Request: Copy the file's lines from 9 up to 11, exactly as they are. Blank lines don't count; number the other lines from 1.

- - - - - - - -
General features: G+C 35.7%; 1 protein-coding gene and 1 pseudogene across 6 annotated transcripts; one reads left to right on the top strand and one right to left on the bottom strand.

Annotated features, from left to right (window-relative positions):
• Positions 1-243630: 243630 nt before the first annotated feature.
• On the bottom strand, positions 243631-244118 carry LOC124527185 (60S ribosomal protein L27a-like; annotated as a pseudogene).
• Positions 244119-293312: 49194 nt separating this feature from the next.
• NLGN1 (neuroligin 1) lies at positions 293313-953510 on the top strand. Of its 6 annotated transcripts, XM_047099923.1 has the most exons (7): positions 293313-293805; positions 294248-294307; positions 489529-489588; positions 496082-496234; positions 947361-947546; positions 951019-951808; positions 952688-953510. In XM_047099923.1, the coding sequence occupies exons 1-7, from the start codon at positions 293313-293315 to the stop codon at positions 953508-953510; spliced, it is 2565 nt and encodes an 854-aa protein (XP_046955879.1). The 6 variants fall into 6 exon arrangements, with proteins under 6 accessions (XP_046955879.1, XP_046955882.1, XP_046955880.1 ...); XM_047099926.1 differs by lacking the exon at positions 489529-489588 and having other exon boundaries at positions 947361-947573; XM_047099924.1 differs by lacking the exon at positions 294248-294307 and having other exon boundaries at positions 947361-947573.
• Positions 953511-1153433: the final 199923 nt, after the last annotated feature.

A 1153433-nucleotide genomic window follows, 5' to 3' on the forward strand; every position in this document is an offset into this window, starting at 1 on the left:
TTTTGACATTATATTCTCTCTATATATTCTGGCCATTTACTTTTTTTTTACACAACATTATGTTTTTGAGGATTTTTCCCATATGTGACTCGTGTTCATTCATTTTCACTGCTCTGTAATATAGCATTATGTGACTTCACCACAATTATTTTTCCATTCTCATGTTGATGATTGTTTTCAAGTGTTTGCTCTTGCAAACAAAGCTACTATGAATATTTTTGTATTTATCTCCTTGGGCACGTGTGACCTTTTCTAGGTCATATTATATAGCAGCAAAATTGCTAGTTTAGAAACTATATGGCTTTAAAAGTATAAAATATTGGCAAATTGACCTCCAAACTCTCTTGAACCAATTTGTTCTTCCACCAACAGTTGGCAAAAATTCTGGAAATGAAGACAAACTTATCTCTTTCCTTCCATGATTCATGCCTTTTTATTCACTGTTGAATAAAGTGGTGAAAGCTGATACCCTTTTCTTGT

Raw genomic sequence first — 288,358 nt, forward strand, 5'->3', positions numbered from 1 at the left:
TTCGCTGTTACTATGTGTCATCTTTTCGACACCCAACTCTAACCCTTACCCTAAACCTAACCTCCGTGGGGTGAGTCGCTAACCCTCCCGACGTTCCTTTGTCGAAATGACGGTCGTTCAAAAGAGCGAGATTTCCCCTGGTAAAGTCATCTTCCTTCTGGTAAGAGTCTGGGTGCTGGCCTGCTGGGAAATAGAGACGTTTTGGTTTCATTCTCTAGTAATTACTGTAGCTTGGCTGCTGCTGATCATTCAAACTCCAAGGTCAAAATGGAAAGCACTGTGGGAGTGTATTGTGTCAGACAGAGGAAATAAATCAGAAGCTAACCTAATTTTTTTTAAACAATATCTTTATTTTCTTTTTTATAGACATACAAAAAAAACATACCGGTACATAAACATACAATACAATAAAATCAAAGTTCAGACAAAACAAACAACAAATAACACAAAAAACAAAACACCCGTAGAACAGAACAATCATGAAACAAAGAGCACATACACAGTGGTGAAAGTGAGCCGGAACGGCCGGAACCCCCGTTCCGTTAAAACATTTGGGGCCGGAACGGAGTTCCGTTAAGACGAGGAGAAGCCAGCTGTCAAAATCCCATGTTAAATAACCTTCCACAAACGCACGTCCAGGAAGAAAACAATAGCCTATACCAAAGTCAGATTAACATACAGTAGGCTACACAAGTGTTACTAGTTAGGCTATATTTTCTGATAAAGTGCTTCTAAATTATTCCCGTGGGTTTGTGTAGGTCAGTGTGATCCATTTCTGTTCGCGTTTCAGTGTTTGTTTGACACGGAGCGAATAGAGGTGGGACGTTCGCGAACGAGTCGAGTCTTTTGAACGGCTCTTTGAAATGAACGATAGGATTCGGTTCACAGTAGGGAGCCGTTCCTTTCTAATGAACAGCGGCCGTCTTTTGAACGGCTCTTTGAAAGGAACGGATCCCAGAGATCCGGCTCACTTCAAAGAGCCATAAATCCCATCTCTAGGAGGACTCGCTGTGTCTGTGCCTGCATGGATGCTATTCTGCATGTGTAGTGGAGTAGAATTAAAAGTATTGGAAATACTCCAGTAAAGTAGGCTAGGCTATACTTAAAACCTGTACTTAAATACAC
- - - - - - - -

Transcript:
TTTTGACATTATATTCTCTCTATATATTCTGGCCATTTACTTTTTTTTTACACAACATTATGTTTTTGAGGATTTTTCCCATATGTGACTCGTGTTCATTCATTTTCACTGCTCTGTAATATAGCATTATGTGACTTCACCACAATTATTTTTCCATTCTCATGTTGATGATTGTTTTCAAGTGTTTGCTCTTGCAAACAAAGCTACTATGAATATTTTTGTATTTATCTCCTTGGGCACGTGTGACCTTTTCTAGGTCATATTATATAGCAGCAAAATTGCTAGTTTAGAAACTATATGGCTTTAAAAGTATAAAATATTGGCAAATTGACCTCCAAACTCTCTTGAACCAATTTGTTCTTCCACCAACAGTTGGCAAAAATTCTGGAAATGAAGACAAACTTATCTCTTTCCTTCCATGATTCATGCCTTTTTATTCACTGTTGAATAAAGTGGTGAAAGCTGATACCCTTTTCTTGT

Raw genomic sequence first — 288,358 nt, forward strand, 5'->3', positions numbered from 1 at the left:
TTCGCTGTTACTATGTGTCATCTTTTCGACACCCAACTCTAACCCTTACCCTAAACCTAACCTCCGTGGGGTGAGTCGCTAACCCTCCCGACGTTCCTTTGTCGAAATGACGGTCGTTCAAAAGAGCGAGATTTCCCCTGGTAAAGTCATCTTCCTTCTGGTAAGAGTCTGGGTGCTGGCCTGCTGGGAAATAGAGACGTTTTGGTTTCATTCTCTAGTAATTACTGTAGCTTGGCTGCTGCTGATCATTCAAACTCCAAGGTCAAAATGGAAAGCACTGTGGGAGTGTATTGTGTCAGACAGAGGAAATAAATCAGAAGCTAACCTAATTTTTTTTAAACAATATCTTTATTTTCTTTTTTATAGACATACAAAAAAAACATACCGGTACATAAACATACAATACAATAAAATCAAAGTTCAGACAAAACAAACAACAAATAACACAAAAAACAAAACACCCGTAGAACAGAACAATCATGAAACAAAGAGCACATACACAGTGGTGAAAGTGAGCCGGAACGGCCGGAACCCCCGTTCCGTTAAAACATTTGGGGCCGGAACGGAGTTCCGTTAAGACGAGGAGAAGCCAGCTGTCAAAATCCCATGTTAAATAACCTTCCACAAACGCACGTCCAGGAAGAAAACAATAGCCTATACCAAAGTCAGATTAACATACAGTAGGCTACACAAGTGTTACTAGTTAGGCTATATTTTCTGATAAAGTGCTTCTAAATTATTCCCGTGGGTTTGTGTAGGTCAGTGTGATCCATTTCTGTTCGCGTTTCAGTGTTTGTTTGACACGGAGCGAATAGAGGTGGGACGTTCGCGAACGAGTCGAGTCTTTTGAACGGCTCTTTGAAATGAACGATAGGATTCGGTTCACAGTAGGGAGCCGTTCCTTTCTAATGAACAGCGGCCGTCTTTTGAACGGCTCTTTGAAAGGAACGGATCCCAGAGATCCGGCTCACTTCAAAGAGCCATAAATCCCATCTCTAGGAGGACTCGCTGTGTCTGTGCCTGCATGGATGCTATTCTGCATGTGTAGTGGAGTAGAATTAAAAGTATTGGAAATACTCCAGTAAAGTAGGCTAGGCTATACTTAAAACCTGTACTTAAATACAC